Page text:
1. The respondents submit that those factual issues will require them to lead evidence of the occurrence of the underlying change or changes in circumstances, as to the occurrence and effect of the change or changes in circumstances relied upon in the circumstances surrounding the change or changes in circumstances described in the change event notice, and how the respondents came to be aware of them and their effect. Again, no details of who would be called and the number of witnesses have been provided, beyond evidence that the respondents would tender evidence of relevant officers of the seller, the steps taken to mitigate any effects of the changes in circumstances (whatever they might have been) and the occurrence of without prejudice discussions, including relevant decision making officers and relevant officers involved in accounting, mine planning, engineering and operations and geological conditions.
  1. The applicants seek to deflect those points. They submit that the respondents’ evidence as foreshadowed will not be relevant and therefore not admissible because a change event, as defined, occurs when a reasonable opinion is formed by the respondents that a change in circumstances has had or will have a material effect on their competitiveness in relation to the industry in which they operate. The trigger is not the change in circumstances itself. It is the formation of the reasonable opinion.
  1. At first blush I was inclined to accept that view. It is consistent with the respondents’ plea in par 47(g) of the further amended defence that named individuals formed the intention to initiate the review either in late March 2013 or 6 November 2013. But things are not so simple. The statement of claim alleges in the particulars given under par 52(a) that “the change in market and economic conditions identified in the Second Notice were [sic] known to the Coal Mine Owners by, at the latest, in 2009 which is to be inferred from paragraphs 5.9, 5.12 and 5.14 of the Second Notice”. Those facts are relied upon to support the allegation of invalidity of both the cl 12.3(b)(i) notice and the purported change event notice under cl 12.3(b)(ii) as being out of time. That is to say, the statement of claim alleges the fact, which may be disputed,[3] as to when the respondents became aware of the relevant change in circumstances.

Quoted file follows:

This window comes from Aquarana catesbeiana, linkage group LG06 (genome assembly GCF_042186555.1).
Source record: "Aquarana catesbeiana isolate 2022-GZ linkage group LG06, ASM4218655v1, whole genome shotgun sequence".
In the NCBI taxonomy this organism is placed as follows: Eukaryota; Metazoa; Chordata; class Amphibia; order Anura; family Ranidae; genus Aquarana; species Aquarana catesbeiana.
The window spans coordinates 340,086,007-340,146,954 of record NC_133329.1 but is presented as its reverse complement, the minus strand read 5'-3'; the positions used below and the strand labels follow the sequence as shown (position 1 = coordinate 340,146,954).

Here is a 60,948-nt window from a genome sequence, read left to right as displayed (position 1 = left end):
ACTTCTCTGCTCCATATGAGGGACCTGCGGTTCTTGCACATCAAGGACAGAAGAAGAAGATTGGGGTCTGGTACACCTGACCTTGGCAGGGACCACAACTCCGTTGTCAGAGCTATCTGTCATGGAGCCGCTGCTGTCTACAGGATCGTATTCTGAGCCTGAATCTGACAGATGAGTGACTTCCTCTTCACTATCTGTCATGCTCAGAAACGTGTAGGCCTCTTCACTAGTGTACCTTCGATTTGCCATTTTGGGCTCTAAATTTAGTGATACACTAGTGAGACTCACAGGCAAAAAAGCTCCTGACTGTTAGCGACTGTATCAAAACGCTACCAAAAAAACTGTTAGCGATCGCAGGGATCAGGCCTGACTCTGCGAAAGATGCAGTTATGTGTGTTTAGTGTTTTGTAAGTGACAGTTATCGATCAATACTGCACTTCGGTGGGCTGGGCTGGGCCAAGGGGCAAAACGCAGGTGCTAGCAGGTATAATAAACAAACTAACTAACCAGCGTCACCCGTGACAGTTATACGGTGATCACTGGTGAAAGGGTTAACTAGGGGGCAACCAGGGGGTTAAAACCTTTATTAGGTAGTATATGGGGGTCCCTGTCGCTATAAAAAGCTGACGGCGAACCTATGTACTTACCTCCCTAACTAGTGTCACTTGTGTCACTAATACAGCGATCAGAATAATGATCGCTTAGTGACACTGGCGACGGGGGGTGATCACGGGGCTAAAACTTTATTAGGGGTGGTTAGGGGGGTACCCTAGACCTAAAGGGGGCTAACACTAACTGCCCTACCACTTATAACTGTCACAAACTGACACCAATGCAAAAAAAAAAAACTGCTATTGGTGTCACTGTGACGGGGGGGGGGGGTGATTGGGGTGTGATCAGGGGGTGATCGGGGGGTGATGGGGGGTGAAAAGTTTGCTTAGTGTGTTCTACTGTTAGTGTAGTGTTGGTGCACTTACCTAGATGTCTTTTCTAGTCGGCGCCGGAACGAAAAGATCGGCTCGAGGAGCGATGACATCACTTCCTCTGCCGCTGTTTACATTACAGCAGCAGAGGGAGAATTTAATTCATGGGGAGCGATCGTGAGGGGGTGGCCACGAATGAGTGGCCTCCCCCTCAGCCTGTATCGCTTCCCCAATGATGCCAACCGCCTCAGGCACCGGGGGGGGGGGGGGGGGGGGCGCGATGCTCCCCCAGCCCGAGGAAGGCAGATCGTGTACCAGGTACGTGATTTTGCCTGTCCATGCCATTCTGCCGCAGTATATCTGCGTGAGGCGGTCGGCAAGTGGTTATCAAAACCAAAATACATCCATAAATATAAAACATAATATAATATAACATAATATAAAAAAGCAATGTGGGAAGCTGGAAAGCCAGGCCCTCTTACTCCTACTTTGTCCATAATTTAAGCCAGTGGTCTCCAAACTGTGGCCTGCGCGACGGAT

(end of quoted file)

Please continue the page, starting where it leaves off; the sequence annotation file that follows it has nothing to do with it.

1. The same pattern is repeated, for example, in relation to the allegation of awareness of a change in mine planning conditions as a change in circumstances in paragraphs 53 to 55 of the statement of claim. That is, basing themselves on something set out in the change event notice itself, the applicants allege an awareness on the part of the coal mine owners of the change in circumstances, comprising the changes to mine planning conditions from, at the latest, around 2012.
  1. It can be seen that it is the applicants, not the respondents, who raise the question of fact when the coal mine owners became aware of the relevant change in circumstances. Further, the applicants’ case is not confined to the dates which I have mentioned. Each of those particular dates is given as “the best particulars the applicants can provide prior to completion of interlocutory steps”, meaning before disclosure.
  1. In other words, the applicants seek to have tendered as a relevant issue of fact to be decided, at the hearing of a separate question, the time when the coal mine owners became aware of a relevant change in circumstances, by reference to individual subject matters, to be informed by disclosure and possibly other evidence. Thus, as the pleadings are presently framed, it is the respondents who focus on the relevant question, namely when the relevant intention to initiate a review was formed but it is the applicants who, by the particulars in their pleading, seek to open up the factual issue as to when the relevant changes in circumstances were known to the respondents.
  1. In proceeding BS12138/13 the applicants provide particulars of “when the change event became known” to the respondents and when the respondents knew that the matters alleged in the change event notice comprised a change event. The particulars are more detailed than in 12122/13. The particulars encompass a significant time period, including meetings occurring as early as 2006 in respect of one section, and data starting as early as 1998 in another.
  1. It might be thought that at least some of the matters set out in the particulars in each proceeding would not require extensive evidence. But there are two observations to be made. First, how extensive the evidence will be is not something about which either side has given any detail. Second, the particulars are provided on the footing that they are the best that can be given prior to the completion of interlocutory steps. So there may well be further allegations of knowledge on the part of the respondents made by the applicants.
  1. The foregoing oversimplifies the range of disputes and submissions upon which the parties engaged for the purpose of arguing the present applications. But in the circumstances, I think little further purpose would be served by greater exposition.